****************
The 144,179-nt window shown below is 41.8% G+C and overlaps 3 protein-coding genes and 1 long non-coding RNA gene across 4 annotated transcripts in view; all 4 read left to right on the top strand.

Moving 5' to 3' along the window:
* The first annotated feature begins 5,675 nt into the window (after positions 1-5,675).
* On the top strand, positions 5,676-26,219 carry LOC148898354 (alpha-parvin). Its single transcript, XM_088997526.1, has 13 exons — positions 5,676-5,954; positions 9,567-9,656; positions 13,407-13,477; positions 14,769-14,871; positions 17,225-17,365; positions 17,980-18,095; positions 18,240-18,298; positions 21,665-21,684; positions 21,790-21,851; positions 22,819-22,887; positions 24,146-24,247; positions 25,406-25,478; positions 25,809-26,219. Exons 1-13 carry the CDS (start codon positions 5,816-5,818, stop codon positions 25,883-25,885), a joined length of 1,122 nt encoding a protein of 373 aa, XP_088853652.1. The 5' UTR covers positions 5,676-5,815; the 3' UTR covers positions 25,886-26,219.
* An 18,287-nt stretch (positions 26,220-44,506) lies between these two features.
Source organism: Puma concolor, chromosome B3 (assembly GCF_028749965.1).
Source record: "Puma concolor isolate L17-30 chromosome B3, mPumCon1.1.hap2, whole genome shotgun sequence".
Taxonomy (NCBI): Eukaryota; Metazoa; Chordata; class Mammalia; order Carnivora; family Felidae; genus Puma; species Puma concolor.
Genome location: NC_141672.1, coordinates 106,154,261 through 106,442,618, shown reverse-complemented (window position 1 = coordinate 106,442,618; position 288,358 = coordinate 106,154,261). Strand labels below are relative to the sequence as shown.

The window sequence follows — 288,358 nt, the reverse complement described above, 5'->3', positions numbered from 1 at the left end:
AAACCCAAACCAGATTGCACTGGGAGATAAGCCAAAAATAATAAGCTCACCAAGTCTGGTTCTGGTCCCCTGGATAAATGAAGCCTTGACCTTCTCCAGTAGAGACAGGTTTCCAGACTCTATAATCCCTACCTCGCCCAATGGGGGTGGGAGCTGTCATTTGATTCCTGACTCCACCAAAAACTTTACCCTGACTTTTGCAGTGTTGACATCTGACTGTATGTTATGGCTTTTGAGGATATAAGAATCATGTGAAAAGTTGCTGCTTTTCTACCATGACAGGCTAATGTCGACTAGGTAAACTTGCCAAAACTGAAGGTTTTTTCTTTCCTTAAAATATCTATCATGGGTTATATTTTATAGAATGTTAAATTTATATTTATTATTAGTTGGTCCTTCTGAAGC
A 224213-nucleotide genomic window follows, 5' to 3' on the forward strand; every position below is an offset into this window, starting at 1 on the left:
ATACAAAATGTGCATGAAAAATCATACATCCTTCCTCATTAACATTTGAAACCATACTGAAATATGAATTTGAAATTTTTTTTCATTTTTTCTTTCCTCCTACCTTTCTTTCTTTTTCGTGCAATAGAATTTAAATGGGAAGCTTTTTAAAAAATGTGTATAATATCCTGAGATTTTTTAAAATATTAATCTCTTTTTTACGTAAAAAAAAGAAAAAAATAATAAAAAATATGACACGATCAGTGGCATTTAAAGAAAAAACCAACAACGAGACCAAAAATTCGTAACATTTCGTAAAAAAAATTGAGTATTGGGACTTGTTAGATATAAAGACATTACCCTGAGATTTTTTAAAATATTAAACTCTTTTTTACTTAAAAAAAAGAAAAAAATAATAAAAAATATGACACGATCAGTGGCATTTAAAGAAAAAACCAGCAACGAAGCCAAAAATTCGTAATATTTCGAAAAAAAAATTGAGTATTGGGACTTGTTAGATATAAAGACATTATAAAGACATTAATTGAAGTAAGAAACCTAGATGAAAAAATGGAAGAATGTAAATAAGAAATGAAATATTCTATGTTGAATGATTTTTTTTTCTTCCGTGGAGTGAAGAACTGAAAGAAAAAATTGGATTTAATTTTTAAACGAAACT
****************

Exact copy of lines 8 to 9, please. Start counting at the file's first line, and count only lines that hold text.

Taxonomy (NCBI): Eukaryota; Metazoa; Chordata; class Mammalia; order Carnivora; family Felidae; genus Puma; species Puma concolor.
Genome location: NC_141672.1, coordinates 106,154,261 through 106,442,618, shown reverse-complemented (window position 1 = coordinate 106,442,618; position 288,358 = coordinate 106,154,261). Strand labels below are relative to the sequence as shown.